KANSAS CITY, Mo. — Creighton knew it wasn’t going to be able to spend the entire season playing exactly the way it wanted to, willfully ratcheting up the game’s tempo so its own playmakers could show their scoring prowess.
Someone was going to slow the pace way down. And that’s what Baylor did Tuesday.
The Bears (5-0) walked the ball up the court, and their players stood around as their point guard used the first few seconds of the shot clock to direct traffic. Their zone defense forced CU to make multiple passes as it looked for an opening, extending possessions beyond what is typical for the fast-paced Jays. The team that dropped 100 one night earlier even had a seven-minute scoring drought after halftime.
It was exactly the blueprint No. 22 Baylor had envisioned.
The Jays (4-1) saw their double-digit second-half lead trickle away and the Bears seized control of the action late, spoiling Creighton’s bid for a third-straight victory over a top 25 team. CU fell 65-59 in the Hall of Fame Classic championship game — unable to find enough offense for the first time this year.
“Congrats to Baylor. They made it a rock fight,” coach Greg McDermott said. “And for 36 or 37 minutes, we won the rock fight. We just couldn’t finish it.”
The defeat will be one that stings for a while with these Jays, who’d knocked off then-No. 20 Northwestern last week and defeated No. 23 UCLA Monday in a couple shootouts.
But they essentially had displayed a new set of winning traits that seemed to have them positioned for yet another early season statement victory Tuesday.
» They jumped in front 6-5 at the 16-minute mark in the first half and stretched their advantage to as many as 12 points despite never really finding their perimeter stroke.
» They crafted a well-designed defensive plan in about 24 hours, and carried out almost every aspect of it. One walkthrough and one film session — that’s all the players got, according to McDermott. And he said it was maybe the finest short-turnaround performance he’s seen on that end of the floor from any of his teams.
» Plus, despite minimal experience and limited depth in the frontcourt, CU held its own inside for much of the game, only getting out-rebounded by four and scoring just eight fewer points in the paint.
The Bears start three players who are 6-foot-9 or taller. They bring a 6-foot-8 center off the bench. Redshirt freshmen guard Mark Vital, at 230 pounds, is built like a running back. So is guard King McClure.
“It wasn’t because of a lack of effort,” McDermott said. “Our guys competed.”
But after artfully and cleverly attacking Baylor’s zone before halftime — CU had 10 assists on 13 made shots — the Jays just couldn’t settle in.
The Bears did make some adjustments. They appeared to operate mostly out of a 1-3-1 look in the second half, giving away some space to CU’s bigs while denying driving lanes to the guards.
McDermott’s initial reaction after the game, though, was that Creighton dissected the zone well enough to win.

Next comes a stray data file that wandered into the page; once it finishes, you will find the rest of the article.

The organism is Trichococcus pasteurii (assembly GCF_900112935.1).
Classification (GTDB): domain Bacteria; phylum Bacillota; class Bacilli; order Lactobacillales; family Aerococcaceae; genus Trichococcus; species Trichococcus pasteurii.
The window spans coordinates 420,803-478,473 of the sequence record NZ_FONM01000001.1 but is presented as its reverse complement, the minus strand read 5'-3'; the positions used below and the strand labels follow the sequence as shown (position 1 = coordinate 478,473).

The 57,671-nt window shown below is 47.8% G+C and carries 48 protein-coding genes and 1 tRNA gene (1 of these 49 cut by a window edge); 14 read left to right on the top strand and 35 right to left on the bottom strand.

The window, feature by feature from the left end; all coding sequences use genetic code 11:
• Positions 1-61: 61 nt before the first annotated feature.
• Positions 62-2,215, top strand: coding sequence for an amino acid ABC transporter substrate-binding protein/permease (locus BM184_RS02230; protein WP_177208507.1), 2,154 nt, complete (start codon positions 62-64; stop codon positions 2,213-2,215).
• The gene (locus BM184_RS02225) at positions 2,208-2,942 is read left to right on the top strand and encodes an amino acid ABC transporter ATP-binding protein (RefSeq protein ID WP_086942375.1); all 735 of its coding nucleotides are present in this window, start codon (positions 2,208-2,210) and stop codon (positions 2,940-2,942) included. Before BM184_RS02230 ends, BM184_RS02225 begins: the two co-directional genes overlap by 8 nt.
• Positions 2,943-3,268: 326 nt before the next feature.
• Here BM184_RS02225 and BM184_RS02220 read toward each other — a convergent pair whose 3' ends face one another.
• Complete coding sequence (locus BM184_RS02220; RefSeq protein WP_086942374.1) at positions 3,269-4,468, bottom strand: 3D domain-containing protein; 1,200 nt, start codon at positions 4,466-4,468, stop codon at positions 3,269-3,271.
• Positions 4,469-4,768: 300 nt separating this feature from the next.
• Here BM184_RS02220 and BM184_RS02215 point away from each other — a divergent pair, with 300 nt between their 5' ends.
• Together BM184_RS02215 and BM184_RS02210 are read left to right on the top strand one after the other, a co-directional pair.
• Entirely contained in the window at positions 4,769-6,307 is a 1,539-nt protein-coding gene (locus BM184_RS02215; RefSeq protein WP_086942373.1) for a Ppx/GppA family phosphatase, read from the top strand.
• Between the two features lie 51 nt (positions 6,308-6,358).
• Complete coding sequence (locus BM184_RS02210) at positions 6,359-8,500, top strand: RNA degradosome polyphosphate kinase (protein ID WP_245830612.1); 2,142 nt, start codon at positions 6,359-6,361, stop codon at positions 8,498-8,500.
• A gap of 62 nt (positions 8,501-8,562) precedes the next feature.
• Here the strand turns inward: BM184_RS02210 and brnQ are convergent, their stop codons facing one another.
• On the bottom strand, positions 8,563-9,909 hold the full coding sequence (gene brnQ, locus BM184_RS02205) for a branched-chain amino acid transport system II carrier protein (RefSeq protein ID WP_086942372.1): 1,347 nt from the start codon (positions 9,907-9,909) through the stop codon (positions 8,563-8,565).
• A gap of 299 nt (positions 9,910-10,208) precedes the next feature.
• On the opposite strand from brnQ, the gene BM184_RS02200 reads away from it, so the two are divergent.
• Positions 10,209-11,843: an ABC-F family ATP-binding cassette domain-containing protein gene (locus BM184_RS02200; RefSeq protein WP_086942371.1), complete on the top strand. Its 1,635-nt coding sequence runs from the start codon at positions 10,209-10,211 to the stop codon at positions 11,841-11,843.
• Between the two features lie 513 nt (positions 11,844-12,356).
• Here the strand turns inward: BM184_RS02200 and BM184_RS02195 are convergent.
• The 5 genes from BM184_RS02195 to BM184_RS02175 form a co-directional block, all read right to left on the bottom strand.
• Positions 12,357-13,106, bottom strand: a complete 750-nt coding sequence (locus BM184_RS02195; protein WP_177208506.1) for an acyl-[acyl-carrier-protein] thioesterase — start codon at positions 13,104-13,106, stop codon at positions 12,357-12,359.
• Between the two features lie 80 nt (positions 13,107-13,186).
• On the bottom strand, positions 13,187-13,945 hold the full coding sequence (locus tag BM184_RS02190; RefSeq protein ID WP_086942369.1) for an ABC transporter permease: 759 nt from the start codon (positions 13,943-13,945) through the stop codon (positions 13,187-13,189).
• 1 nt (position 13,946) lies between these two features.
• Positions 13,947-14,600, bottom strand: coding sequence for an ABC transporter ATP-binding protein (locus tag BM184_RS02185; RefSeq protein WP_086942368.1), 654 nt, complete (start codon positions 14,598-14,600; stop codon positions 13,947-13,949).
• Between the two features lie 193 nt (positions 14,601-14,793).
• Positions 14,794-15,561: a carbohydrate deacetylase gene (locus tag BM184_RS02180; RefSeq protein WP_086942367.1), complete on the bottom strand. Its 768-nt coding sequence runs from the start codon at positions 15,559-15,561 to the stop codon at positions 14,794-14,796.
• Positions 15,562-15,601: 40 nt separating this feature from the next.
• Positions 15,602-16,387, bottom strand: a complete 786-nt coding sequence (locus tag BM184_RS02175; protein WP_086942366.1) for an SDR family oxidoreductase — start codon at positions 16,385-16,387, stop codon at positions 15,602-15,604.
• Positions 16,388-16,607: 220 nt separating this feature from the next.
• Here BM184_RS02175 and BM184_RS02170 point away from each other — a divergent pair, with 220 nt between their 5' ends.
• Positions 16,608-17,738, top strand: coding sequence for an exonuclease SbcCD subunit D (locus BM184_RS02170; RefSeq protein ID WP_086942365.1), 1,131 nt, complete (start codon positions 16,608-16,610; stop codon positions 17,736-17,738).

“I thought a lot of the looks were really good looks,” he said. “The last thing I’m going to do is tell my shooters to quit shooting. It’ll never happen.”
But the shots didn’t fall. In the final 18 minutes of the game, the Jays missed 15 consecutive 3-pointers before freshman Mitch Ballock’s corner 3 fell in during the final seconds.
That bucket came just after the officials had whistled a CU player for a late foul — and senior Marcus Foster was able only to pull his jersey over his head in frustration as he walked to the other end of the court. He’d missed three 3-pointers in the final three minutes, although each of the shots appeared to be pretty well contested.
It was the story of the night for the Jays, and one that felt all too familiar for those who’ve followed this CU program closely.
The last time the two teams met — in the 2014 NCAA tournament — the result was disastrous for Creighton’s highly proficient offense. The Jays, led by Doug McDermott and several other key seniors, had a landmark season — but they couldn’t match Baylor’s physicality and length in an 85-55 defeat. The Bears’ zone gave the nation’s best collection of 3-point shooters all kinds of fits (they were 5-of-24 from 3-point range).
It’s a different group of Jays now, though.
And for stretches in the first half, it looked like their upgraded athleticism had them well positioned to write a different script.
But they ended up making just 34.4 percent of their field goal attempts Tuesday — CU’s worst shooting performance in almost two years.
After taking a 40-28 lead on junior Khyri Thomas’ 3-pointer at the 18-minute mark of the second half, Creighton missed its next nine shots. Seven of those were from behind the arc. It went more than seven minutes without points, allowing Baylor to trim the deficit to 40-38 during that span.
Then the Bears made the key plays late.
McClure put Baylor in front 52-50 with a driving layup with 3:35 left. Reserve big man Terry Maston gave the Bears the lead for good at 55-52 when he hit a 3-pointer — he was 1-for-9 from long-range in his four-year Baylor career before burying that shot.
Two post buckets for the Bears on their next two trips down the floor put the game away.
“We’ve just got to want it more when it comes down to the last couple seconds,” Thomas said.